This is the second of an (intermittent) series of blog entries on costing in Dynamics GP. Our previous entry reviewed the first choice you have to make – whether to use standard or actual costs to value your inventory. In this entry we will explore the impact of choosing standard vs. actual costs.
Dynamics GP offers users the opportunity to manage product costs accurately. Accurate costing enables management to understand product costs, provide for fact-based decision making regarding product profitability, and ultimately reduce expenses, increasing profits.
For a business to realize these benefits, it’s important to understand the options available in Dynamics GP and the proper way to perform transactions so that costs may be captured correctly. During your implementation, you will choose a costing method for each and every individual item in your system. For any given item, you can choose between different varieties of either standard or actual cost. Either method requires attention to detail during setup. You have to make sure you get the settings and GL accounts correct on the item classes and items so that GP will process journal entries the way you expect.
Standard costing means exactly that – you set a cost for an item that does not change until you change it by setting a new standard. All transactions will use the standard cost – regardless of whether or not the actual cost is different than the standard. Any differences between standard and actual cost for an item will be booked as variances.
For transaction processing, standard cost tends to be a bit more forgiving to end users than actual costs, especially in a manufacturing environment. Once you set your standards correctly for an item, all transactions happen at standard cost. This means that if users accidentally entry transactions out of order, the system will still get the costs right. For instance (assuming you allow overrides to inventory to let quantities go negative), if you issue an item to a manufacturing order in the system before you have received the item into inventory from a Purchase Order, both transactions will happen at standard cost and the MO will accumulate costs for the raw material as soon as it is issued.
In addition, standard costing is a bit easier to reconcile between the General Ledger and the Inventory module. Since all transactions occur at standard, and the value of inventory is simply the standard cost times the quantity on hand, inventory valuation is a fairly simple task.
Actual costing means the system will use the actual transaction cost for valuing inventory. If something is being received, typically this means either a cost from a purchase order or from a manufacturing order. Another example / alternative is the cost a user keys in on a positive inventory variance or adjustment transaction. For usage transactions, the actual cost used is applied to the transaction automatically by the system. It will retrieve the appropriate actual cost of the inventory receipt “layer” being used. It does this in order of receipt – either in FIFO (first in-first out) order or LIFO (last in – first out) order depending on the costing method chosen.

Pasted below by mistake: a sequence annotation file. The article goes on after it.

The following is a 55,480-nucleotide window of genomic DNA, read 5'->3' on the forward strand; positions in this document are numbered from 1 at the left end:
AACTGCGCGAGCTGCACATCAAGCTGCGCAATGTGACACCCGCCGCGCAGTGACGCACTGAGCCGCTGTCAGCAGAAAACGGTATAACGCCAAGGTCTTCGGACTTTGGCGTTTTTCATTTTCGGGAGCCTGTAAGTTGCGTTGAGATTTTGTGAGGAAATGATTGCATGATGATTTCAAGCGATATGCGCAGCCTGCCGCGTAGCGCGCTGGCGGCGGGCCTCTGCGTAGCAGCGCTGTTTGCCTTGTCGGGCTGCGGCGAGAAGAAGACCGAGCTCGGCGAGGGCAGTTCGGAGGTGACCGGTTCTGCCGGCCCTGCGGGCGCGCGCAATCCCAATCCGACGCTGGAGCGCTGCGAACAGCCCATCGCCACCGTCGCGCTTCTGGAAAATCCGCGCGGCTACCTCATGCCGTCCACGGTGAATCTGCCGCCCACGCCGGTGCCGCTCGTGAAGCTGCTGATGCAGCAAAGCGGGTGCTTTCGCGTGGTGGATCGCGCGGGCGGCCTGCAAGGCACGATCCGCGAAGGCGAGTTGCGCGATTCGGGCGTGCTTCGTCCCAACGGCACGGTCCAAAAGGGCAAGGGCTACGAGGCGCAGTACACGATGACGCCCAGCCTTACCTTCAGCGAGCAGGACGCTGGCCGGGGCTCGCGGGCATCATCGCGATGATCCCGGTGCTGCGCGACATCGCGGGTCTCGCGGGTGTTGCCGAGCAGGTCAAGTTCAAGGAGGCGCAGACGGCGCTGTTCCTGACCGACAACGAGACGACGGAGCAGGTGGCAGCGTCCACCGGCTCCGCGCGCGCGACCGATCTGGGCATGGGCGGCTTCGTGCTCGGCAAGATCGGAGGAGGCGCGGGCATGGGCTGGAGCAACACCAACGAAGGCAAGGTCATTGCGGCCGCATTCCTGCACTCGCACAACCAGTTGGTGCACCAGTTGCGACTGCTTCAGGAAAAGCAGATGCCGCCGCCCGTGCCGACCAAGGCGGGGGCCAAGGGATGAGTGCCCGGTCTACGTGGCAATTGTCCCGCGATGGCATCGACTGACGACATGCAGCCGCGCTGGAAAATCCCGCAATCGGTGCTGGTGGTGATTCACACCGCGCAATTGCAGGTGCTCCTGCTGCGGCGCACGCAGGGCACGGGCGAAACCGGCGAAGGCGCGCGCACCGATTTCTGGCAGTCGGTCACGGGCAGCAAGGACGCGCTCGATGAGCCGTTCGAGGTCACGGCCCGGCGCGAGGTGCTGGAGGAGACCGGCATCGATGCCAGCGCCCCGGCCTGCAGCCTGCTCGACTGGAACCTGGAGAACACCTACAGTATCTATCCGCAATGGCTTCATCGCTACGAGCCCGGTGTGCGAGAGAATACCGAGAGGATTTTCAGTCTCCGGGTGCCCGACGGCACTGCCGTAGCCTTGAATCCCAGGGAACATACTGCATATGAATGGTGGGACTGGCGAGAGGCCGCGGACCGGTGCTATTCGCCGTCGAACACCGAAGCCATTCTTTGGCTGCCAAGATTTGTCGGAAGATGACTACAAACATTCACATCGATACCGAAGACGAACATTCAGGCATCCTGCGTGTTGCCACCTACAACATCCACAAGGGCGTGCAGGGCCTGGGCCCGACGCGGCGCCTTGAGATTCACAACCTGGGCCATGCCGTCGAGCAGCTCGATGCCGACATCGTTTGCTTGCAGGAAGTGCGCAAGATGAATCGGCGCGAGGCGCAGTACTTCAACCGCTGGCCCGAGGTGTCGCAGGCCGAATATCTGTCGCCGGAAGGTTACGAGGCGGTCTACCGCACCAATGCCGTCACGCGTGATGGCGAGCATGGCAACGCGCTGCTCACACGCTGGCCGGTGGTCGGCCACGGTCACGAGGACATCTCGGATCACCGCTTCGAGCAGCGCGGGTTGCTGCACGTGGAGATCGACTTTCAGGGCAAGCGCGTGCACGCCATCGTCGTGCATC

Actual costing is a bit less forgiving than standard cost for timing mistakes on the part of users. For instance, if you issue the material to a Manufacturing Order before it is received against a PO and invoiced, then it will go to the Manufacturing Order at zero cost (because there is no cost for “zero” inventory). If the MO is subsequently received before the PO receipt happens, then the actual cost of the manufactured item won’t include costs for the material – because it was issued at zero cost. So, this is a cautionary note to anyone considering actual costs. Actual costs work very well in GP – but you have to have user procedure discipline to make sure transactions are entered timely for it to work properly. GP can adjust and post cost variances and adjusting entries up to a point, but there is no substitute for good procedures and disciplined, timely transaction entry.
Actual costing is a bit more difficult to reconcile between the General Ledger and the Inventory module. Since all transactions may occur at different actual costs (even for the same item), the value of inventory is more challenging to compute since one has to review the value of every inventory layer to reconcile inventory to the General Ledger. In addition, to look at the value at a point in time requires calculating the value based on the value of the transactions that occurred up to that point in time (or back to that point in time in history. Luckily, there are some reports available in Dynamics GP to help with this task – but it is still more challenging than standard costing.
For each choice (standard or actual), you can further choose whether you are going to use receipt layers of your inventory on a FIFO (first in / first out) or LIFO (last in / first out) basis. Dynamics GP tracks every receipt made for every item and/or item/lot combination. These receipt layers are “used up” through sales, issue to manufacturing orders, negative item adjustments and variances, or usage on service calls or projects. The order in which the layers are used depends on the FIFO or LIFO choice made with the costing method. For standard costs, this does not make much difference from a cost perspective because all layers are valued at standard cost. For the actual costing choices, it makes a difference because each receipt can be valued at a different cost depending on the actual cost applied at receiving time.